On the other hand, I’ve found that adverbs can add nuance and flavor to description when they are used in conjunction with adjectives—they can contribute to the characterization of a character.

For example, this description is clear: He found Emmaline to be cheerful and proficient.

But a couple of adverbs can characterize the person who thinks this: He found Emmaline to be annoyingly cheerful but pleasingly proficient.

Now we can see the person considering Emmaline as a bit of a curmudgeon yet an appreciative perfectionist, all due to the inclusion of those adverbs. In short, avoid adverbs that modify verbs, consider using them to modify adjectives.

EB: You also do book design. What makes a good cover design?

RR: I look at the primary objective for a book cover as being to help the title give the potential customer a sense of the story. It should add emotion, meaning, or intrigue to the words. Of course, as it does that it also has to be eye-catching. It needs to signal what genre the story is. And, in these days of tiny thumbnails on web pages, be understandable at small sizes—what works on a bookstore table often doesn’t on a web page. Book design also includes the design of the interior pages as well.

EB: Are there differences between book designing for ebooks and print books?

RR: Regarding the cover, not in my view. Pretty much all book covers are now presented on web pages, so they need to past that thumbnail test. The design of the interior of the book, however, differs from print to ebook. Most of my clients do both, so I start with the print version and distill the e-versions out of that.

EB: Thanks for talking with us.

RR: My pleasure. There’s nothing I like to talk about more than writing.

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An interview with Amy MacLennan, poetry editor of the Cascadia Review

Amy MacLennan has appeared at the San Francisco Lit Crawl, the Petaluma Poetry Walk, the San Luis Obispo Poetry Festival, and the Windfall Reading Series in Eugene, and Cody’s Books in Berkeley. She has taught poetry workshops through the Sequoia Adult School, Oregon Poetic Voices, the Oregon Poetry Association and at the Northwest Poets’ Concord, written for the 2011 Poet’s Market, and published two chapbooks–Weathering (Uttered Chaos Press, 2012) and The Fragile Day (Spire Press, 2011)–with a third on the way. She is the poetry editor for the Cascadia Review.

EB: Tell us about the Cascadia Review?

AM: Cascadia Review is a regional, online literary magazine started by Dana Guthrie Martin in 2012. We have three issues each year (Fall, Winter, Spring), and we feature thirteen to twenty poets and artists over the course of two or three months.

EB: The Review seems to be about more than just poetry.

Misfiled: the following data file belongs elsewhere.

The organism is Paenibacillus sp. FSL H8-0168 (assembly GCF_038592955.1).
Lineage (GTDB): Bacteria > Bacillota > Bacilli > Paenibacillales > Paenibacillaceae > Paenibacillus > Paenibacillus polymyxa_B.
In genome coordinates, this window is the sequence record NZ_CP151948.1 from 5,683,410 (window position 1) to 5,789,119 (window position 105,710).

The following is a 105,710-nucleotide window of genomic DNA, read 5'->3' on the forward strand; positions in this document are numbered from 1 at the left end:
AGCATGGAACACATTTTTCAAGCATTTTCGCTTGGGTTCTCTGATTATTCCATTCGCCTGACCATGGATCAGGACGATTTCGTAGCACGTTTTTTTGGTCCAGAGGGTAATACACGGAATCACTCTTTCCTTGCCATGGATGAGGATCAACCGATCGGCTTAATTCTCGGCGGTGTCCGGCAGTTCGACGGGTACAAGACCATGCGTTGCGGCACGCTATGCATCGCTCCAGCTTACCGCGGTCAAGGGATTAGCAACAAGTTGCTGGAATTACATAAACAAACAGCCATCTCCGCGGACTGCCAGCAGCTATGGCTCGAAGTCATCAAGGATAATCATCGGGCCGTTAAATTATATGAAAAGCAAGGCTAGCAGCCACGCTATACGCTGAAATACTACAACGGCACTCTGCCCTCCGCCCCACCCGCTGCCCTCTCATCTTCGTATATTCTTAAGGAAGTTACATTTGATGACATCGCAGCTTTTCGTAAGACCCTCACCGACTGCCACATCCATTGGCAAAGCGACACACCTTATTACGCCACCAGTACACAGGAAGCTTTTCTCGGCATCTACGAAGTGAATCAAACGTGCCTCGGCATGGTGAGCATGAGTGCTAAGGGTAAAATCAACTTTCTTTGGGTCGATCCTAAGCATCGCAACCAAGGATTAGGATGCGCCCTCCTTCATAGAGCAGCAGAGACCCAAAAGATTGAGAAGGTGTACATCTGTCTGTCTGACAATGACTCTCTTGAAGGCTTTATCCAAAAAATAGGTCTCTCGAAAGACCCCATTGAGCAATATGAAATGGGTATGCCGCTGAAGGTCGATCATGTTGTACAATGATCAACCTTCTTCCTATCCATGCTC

AM: Dana’s vision is to showcase work from the Cascadia bioregion, which includes all or part of California, Oregon, Washington, Idaho, Montana, British Columbia and Alaska, along with fragments of Nevada, Wyoming and Yukon. Current or former residents are eligible.

EB: As a poetry editor, what do you look for in work?

AM: This is always the hardest question to answer. I look for imagery that is unexpected. I want fresh diction. I want unusual syntax that still makes sense. Exceptional use of assonance and consonance will always score bonus points for me.

EB: Do you make editorial suggestions? What’s the submission process like for poets?

AM: We occasionally make suggestions to poets. I generally suggest tightening. The submission process is pretty straightforward because we use Submittable.

EB: How did you become a poetry editor?

AM: I started judging small poetry contests about ten years ago then became a managing editor for The Cortland Review around the same time. I’ve guest edited and acted as a reader for print and online journals as well. I became a first reader for The Washington Prize (a full-length manuscript contest) in 2011, and I joined Cascadia Review a few years ago reading then becoming the editor.

EB: What do you enjoy most about editing?

AM: I am so happy when I can share work that I believe in. I’ve published, nominated, selected, and advanced work that I truly believe everyone needs to be reading, and I’m so pleased to be a part of that process.

EB: What advice have you got for aspiring poets and writers?

AM: Read a lot. Write a lot. Repeat. Follow the rules. Break the rules. Repeat. When you’re sharing your work, don’t take negative criticism personally. NEVER take rejection personally.

EB: What do you do when you are not editing poetry?

AM: I do freelance writing and editing along with social media consulting. I do consultations and editing on poetry manuscripts. I recently had a book accepted by MoonPath Press in Kingston, WA, for release in early 2016 (The Body, A Tree), so I’m tweaking that manuscript.

EB: How come we say “poets and writers”? Does that mean poets are special kinds of writers?

AM: Poets are special kinds of writers. (This is where I laugh a little bit.) Line breaks, use of sound, heavy imagery, and compression are the keys.

EB: Thanks. Happy poetry month!

AM: You too!